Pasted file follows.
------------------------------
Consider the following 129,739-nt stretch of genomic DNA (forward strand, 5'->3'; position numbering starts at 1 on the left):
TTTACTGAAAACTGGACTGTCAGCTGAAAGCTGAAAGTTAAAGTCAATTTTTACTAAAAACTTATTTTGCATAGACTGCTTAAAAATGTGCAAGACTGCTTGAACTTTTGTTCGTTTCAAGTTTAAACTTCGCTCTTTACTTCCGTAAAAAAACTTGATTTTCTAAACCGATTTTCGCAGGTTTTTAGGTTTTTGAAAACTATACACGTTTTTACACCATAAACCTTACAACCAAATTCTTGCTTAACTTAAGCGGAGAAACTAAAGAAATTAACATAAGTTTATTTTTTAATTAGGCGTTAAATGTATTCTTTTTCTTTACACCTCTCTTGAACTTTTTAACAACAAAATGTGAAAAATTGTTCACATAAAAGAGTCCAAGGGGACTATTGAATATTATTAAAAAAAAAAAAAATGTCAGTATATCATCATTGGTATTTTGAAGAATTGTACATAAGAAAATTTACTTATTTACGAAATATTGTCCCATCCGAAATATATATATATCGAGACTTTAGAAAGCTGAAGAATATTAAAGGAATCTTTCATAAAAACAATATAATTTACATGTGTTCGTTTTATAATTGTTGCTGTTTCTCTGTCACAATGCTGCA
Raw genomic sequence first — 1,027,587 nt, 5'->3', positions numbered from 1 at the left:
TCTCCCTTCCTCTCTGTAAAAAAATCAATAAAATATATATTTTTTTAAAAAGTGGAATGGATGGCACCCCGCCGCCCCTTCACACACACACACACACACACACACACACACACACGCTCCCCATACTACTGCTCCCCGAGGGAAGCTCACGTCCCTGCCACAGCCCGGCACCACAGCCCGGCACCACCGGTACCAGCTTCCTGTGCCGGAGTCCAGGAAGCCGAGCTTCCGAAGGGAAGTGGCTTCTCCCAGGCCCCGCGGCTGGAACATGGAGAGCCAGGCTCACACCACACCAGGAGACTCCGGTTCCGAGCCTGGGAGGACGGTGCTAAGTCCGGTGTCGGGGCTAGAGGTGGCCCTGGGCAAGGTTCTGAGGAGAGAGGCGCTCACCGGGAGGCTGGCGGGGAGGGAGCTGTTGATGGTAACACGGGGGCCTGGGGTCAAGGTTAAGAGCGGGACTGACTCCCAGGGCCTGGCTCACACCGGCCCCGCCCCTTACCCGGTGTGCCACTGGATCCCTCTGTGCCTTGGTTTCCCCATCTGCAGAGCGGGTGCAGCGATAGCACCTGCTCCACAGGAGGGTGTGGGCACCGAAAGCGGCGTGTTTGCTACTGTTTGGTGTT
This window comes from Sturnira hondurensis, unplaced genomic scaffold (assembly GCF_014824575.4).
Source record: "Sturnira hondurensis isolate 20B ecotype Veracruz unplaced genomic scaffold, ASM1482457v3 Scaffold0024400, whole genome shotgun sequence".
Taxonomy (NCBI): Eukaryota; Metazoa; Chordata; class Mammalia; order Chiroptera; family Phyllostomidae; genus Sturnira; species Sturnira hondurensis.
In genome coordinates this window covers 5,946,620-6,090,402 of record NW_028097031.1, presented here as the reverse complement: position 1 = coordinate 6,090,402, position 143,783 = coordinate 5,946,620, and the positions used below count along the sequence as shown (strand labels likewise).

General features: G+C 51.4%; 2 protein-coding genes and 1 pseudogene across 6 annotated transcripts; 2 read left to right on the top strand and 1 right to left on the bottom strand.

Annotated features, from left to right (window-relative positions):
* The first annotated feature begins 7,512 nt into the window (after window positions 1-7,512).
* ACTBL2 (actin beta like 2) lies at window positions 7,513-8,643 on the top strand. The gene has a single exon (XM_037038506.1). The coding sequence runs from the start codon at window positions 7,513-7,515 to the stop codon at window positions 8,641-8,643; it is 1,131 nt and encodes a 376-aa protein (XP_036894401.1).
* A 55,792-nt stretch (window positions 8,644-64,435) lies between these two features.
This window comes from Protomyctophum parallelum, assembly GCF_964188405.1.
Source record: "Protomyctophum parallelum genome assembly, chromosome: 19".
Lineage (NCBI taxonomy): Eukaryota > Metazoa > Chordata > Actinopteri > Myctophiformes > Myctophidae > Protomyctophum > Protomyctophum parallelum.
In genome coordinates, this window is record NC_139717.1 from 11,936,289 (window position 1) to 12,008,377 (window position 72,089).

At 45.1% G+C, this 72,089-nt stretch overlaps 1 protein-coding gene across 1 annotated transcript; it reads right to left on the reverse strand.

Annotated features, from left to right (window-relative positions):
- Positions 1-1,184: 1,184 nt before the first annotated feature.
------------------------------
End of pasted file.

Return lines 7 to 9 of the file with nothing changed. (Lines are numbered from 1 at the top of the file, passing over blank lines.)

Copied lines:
Taxonomy (NCBI): Eukaryota; Metazoa; Chordata; class Mammalia; order Chiroptera; family Phyllostomidae; genus Sturnira; species Sturnira hondurensis.
In genome coordinates this window covers 5,946,620-6,090,402 of record NW_028097031.1, presented here as the reverse complement: position 1 = coordinate 6,090,402, position 143,783 = coordinate 5,946,620, and the positions used below count along the sequence as shown (strand labels likewise).

General features: G+C 51.4%; 2 protein-coding genes and 1 pseudogene across 6 annotated transcripts; 2 read left to right on the top strand and 1 right to left on the bottom strand.